To identify adipose tissue-specific genes from the selected subnetworks, we assessed their expression in multiple mouse tissues. From 14 subnetworks, we selected 20 genes that were enriched in adipose tissue using GeneAnalytics in the GeneCards database, which provides GSA results for matched tissues (Table 1). Several genes related to MHC molecules (H2-Aa, CD83 and Cd74), T-cell activation (Ccl5) and development (IKAROS family zinc finger 1 (Ikzf1), RAS guanyl-releasing protein 1 (Rasgrp1)), and autophagy (immunity-related GTPase family M members 2 (Irgm2)) belonged to the candidates (Table 1). To confirm upregulation of genes related to MHC and immune responses, we performed qPCR analysis and demonstrated that expression levels of selected genes increased in the WRG group compared to WG group (Figure 5a). Cell death is one of the major signals that can activate innate immunity. Interestingly, the WRG contained more CLSs in gWAT than the WG group (Figure 5b). Innate immunity can be activated by pathogen-associated or damage-associated molecular patterns (PAMPS/DAMPS). Thus, we examined the well-known DAMP, HMGB1, in adipocytes. Histological analysis indicated that HMGB1 was localized in the cytoplasmic fraction in the WG group, while in CTL adipose tissue, HMGB1 was localized in the nucleus mostly. Circulating HMGB1 correlates with the weight regain phenotype (Figure 5c). Thus, weight regain increased hypertrophic adipocytes and CLSs, contributing to adipose tissue inflammation.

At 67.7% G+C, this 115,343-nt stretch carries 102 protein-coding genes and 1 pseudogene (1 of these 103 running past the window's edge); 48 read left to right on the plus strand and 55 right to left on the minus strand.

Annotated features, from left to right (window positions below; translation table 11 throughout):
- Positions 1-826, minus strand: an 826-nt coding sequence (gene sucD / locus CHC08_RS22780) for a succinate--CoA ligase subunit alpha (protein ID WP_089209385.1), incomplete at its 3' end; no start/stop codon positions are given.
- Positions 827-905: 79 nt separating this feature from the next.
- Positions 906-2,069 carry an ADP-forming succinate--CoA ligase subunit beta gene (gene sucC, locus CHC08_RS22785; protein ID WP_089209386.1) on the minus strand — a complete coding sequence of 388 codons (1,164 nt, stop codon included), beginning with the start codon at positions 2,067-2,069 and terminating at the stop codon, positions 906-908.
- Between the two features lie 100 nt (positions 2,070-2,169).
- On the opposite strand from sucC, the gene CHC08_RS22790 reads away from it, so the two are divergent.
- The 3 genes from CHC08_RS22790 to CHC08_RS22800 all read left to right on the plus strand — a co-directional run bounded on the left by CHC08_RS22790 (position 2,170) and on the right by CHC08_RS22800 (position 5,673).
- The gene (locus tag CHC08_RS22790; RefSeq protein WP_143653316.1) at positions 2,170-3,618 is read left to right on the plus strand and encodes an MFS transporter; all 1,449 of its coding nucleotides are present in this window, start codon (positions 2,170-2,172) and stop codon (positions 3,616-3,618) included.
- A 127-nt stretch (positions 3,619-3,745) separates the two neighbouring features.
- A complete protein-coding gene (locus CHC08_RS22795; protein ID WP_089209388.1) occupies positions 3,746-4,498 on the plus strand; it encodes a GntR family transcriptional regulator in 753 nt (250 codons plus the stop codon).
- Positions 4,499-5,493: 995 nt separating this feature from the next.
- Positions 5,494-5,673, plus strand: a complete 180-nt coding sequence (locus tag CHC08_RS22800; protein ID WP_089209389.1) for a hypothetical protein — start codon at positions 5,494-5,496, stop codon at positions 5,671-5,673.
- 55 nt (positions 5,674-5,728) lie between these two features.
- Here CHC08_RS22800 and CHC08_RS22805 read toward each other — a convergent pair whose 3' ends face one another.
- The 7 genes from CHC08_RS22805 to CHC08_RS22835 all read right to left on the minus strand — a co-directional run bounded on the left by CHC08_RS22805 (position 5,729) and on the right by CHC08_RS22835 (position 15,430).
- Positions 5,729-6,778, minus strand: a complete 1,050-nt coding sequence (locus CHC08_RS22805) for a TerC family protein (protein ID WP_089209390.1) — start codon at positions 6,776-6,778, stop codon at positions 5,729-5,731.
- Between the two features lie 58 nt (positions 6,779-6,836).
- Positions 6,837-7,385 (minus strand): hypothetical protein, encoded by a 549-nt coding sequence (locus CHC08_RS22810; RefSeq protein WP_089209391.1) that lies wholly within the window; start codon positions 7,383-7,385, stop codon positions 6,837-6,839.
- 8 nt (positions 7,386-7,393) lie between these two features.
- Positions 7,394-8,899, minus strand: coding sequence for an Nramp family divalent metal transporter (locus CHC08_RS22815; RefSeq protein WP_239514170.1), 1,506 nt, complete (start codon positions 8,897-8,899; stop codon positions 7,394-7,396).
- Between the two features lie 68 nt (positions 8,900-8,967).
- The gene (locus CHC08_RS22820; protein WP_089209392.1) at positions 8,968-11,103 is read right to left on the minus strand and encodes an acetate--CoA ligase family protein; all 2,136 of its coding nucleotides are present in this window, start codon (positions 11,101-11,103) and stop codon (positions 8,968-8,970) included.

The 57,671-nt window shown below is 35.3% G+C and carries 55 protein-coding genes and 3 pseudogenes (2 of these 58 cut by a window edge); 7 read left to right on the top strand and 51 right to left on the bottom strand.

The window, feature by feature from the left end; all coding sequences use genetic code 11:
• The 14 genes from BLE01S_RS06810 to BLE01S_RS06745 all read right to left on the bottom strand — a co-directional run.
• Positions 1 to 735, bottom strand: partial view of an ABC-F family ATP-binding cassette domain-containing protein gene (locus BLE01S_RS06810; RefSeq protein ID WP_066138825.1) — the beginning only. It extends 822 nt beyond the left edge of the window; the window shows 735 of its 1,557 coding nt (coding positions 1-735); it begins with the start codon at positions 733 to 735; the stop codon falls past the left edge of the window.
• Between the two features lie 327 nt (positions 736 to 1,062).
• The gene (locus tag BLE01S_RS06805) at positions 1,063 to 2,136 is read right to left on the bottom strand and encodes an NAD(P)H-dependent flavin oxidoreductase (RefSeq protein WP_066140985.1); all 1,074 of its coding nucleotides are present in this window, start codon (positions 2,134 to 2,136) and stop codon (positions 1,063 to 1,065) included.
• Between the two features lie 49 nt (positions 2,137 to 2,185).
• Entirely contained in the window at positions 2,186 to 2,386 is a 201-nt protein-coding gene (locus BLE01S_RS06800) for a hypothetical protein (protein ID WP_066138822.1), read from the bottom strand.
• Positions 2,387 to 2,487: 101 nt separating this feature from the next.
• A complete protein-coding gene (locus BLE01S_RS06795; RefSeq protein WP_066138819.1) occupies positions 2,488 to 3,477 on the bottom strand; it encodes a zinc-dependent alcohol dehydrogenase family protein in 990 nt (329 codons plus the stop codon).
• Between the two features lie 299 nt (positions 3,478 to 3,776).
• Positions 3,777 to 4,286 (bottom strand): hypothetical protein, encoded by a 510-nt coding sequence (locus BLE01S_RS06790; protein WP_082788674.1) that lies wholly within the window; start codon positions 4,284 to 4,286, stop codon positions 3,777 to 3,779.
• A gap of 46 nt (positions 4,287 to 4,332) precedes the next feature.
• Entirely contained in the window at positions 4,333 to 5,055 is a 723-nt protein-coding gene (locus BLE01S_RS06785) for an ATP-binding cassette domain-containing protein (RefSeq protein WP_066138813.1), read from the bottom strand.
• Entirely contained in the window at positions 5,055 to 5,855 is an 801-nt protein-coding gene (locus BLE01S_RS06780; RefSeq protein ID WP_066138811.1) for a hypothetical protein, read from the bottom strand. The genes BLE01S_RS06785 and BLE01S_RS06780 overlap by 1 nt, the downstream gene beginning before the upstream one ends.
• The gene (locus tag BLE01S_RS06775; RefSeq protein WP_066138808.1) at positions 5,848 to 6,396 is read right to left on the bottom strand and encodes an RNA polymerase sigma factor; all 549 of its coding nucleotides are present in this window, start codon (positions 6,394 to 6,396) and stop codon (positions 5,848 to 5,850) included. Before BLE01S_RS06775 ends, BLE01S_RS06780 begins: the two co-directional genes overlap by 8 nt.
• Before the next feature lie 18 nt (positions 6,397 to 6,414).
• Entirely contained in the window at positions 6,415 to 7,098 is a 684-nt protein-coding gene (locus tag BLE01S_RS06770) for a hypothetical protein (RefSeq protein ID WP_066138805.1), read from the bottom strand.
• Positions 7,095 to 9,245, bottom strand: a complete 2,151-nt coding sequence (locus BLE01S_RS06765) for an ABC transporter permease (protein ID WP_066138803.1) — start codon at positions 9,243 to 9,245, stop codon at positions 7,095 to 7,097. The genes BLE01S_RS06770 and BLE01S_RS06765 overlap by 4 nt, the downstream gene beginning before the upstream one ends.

Table 1 Twenty genes enriched in gWAT of WRG mice compared to WG
Figure 5
figure 5

Increase in adipocyte death and changes in immune cell markers in gWAT of weight regain mouse model. (a) Expression of immune cell markers in adipose tissue. (b) Representative images of gWAT sections stained with H&E, and immunohistochemistry with antibodies against CD11c (× 200 magnification, scale bar size=100 μm). (c) Quantification of crown-like structure (CLS) (d) immune fluorescent staining of HMGB1 in gWAT of WRG and WG mice. Data are presented as the mean±s.e.m.; n=10/group. *P<0.05.

Discussion

Nutritional interventions and calorie restriction aimed at weight loss are often accompanied by repeated bouts of weight loss and regain.6 This study aimed to investigate a weight regain model system to clarify the molecular mechanisms of weight regain-induced metabolic consequences in adipose tissue. To this end, we established a diet switch protocol to model a series of weight fluctuations, consisting of an initial 8 weeks of weight gain, 4 weeks of weight loss, and 4 weeks of weight regain. Using this model, we showed that weight regain promotes elevated weight and increased fasting blood glucose and cholesterol levels as compared to weight gain.